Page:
The philosophical side of the book, however, was primarily concerned not with either holism or multiculturalism but with charting the development among practitioners of ceremonial magic of an intellectual framework that they could use to make sense of their own experiences. As one attempted explanation, originally published in 1973 and quoted by Adler (p. 172), had it:
A major reason why the Craft is reviving now is that it depends on an “open” metaphysics, the only kind that can work in this century. The explanation I have evolved of such an “open” system is this: Reality is infinite. Therefore everything you experience is, in some sense, real. But since your experiences can only be a small part of this infinity, they are merely a map of it, merely a metaphor; there is always an infinity of possible experiences still unexplored. What you know, therefore, may be true as far as it goes, but it cannot be Whole Truth, for there is always infinitely further to go. In brief: “It is all real; it is all metaphor; there is always more.”
I also made a second major discovery in reading Adler’s book, which was that the flowering of neo-paganism in the late 60’s and early 70’s was apparently motivated by a bunch of science fiction fans getting interested in traditional occultism and cross-breeding it with the pragmatic, engineering approach typical of science fiction.
In the 1940’s and 50’s, science fiction had developed a sophisticated, results-oriented philosophy of knowledge, largely through the influence of one man — John W. Campbell. Campbell, who served as editor of Astounding/Analog from 1937 until his death in 1971, shaped the philosophy of several generations of science fiction readers through his monthly editorials, and though I’ve never been able to pin down the connections, I’m convinced that he exerted a formative influence on both computer hackers and neo-pagans — two groups that Adler identifies as having a surprising degree of overlap.
Campbell saw the universe from the perspective of an engineer, and he was always more interested in whether something worked than in whether or not it had a plausible scientific explanation. He might even express skepticism about the laws of science, suggesting at one point that they were, at best, approximations to a “noisy” reality. And he repeatedly insisted that there must be something to psi powers, because if they didn’t work, humans wouldn’t so persistently attempt to apply them.
Alexei and I both learned a lot from Campbell as we were growing up, and though we came to reject his mechanistic worldview, we continued to find value in his mixture of skepticism and pragmatic acceptance — especially when approaching paranormal and occult materials.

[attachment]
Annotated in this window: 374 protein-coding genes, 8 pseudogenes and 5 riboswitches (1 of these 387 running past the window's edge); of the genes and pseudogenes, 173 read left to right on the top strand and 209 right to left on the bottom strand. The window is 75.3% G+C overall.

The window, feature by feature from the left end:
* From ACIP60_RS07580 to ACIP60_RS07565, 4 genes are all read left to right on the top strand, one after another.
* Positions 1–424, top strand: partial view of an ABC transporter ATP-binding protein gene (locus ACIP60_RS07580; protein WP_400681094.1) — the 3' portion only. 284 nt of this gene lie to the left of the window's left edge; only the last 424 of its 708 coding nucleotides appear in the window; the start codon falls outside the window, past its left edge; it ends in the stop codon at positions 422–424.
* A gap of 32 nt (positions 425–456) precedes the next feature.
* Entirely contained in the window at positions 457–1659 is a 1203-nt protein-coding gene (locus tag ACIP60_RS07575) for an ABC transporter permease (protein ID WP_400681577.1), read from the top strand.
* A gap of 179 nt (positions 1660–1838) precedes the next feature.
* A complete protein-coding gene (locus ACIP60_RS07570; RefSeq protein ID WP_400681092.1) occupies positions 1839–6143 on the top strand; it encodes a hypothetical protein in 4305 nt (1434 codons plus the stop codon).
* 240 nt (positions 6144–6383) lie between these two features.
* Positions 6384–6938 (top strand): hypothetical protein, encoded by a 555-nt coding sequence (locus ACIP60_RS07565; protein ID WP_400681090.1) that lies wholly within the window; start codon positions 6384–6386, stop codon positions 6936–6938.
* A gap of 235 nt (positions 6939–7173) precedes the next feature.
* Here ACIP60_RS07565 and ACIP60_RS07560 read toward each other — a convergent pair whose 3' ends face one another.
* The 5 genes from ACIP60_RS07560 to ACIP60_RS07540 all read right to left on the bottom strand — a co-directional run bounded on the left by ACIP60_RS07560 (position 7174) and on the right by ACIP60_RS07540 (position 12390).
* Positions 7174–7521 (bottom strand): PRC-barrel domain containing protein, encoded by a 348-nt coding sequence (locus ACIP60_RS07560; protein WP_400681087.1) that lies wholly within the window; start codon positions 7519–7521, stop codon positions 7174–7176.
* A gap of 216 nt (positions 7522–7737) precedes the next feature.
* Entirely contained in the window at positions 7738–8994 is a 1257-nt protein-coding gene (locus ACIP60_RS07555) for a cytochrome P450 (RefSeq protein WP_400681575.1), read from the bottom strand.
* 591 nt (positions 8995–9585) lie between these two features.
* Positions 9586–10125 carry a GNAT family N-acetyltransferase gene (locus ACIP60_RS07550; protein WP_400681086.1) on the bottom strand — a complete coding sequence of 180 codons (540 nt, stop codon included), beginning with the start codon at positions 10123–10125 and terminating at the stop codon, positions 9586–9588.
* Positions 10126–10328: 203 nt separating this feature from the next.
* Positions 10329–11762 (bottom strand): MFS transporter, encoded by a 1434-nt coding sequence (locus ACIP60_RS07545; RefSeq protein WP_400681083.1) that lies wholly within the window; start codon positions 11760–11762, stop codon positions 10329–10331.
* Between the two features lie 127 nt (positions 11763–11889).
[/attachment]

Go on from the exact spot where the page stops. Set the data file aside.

Neo-paganism clearly developed out of a very similar mindset — and so did its close cousin, chaos magic, which according to Wikipedia was founded in 1976 and given its first public expressions in 1978-81.
“Chaos magic claims that belief can be an active magical force,” Wikipedia explains. “It emphasizes flexibility of belief and the ability to consciously choose one’s beliefs, hoping to apply belief as a tool rather than seeing it as a relatively unchanging part of one’s personality.”
The most prominent self-described chaos magician today is graphic novelist Alan Moore, the author of Watchmen and V for Vendetta. Moore recently told an interviewer, “I’ve had years of bizarre hallucinogenic magical experiences in which I believed I had communicated with entities that may well have been disassociated parts of my own personality or conceivably some independent entity of a metaphysical nature. Both would seem equally interesting. I realise that these things can never be accepted scientifically but I’m just happy with them as what they are — experiences I can turn into art, or perhaps philosophical musings.”
Creative imagination is not simply about magic, of course — although an insistence on the validity of magic is one of the most effective ways in which it sets itself off from its predecessor, the chaos vision. It also involves certain assumptions about the nature of reality, as well as a tendency to view creativity as the essential human characteristic, rather than either rationality (as in the reason vision) or self-awareness (as in the chaos vision).
And yet, even seemingly ordinary creativity is deeply entangled with magic. To quote Alan Moore again, from a video posted at YouTube in May 2009:
Art … is literally magic. Art is, like magic, the science of manipulating symbols, words, or images to achieve changes in consciousness. … The fact that in present times this magical power has degenerated to the level of cheap entertainment and manipulation is, I think, a tragedy. …
I think that artists and writers have allowed themselves to be sold down the river. They have accepted the prevailing belief that art and writing are merely forms of entertainment. They’re not seen as transformative forces that can change a human being, that can change a society.
It is that insistence on the transformative power of art-as-magic which may be the true essence of creative imagination.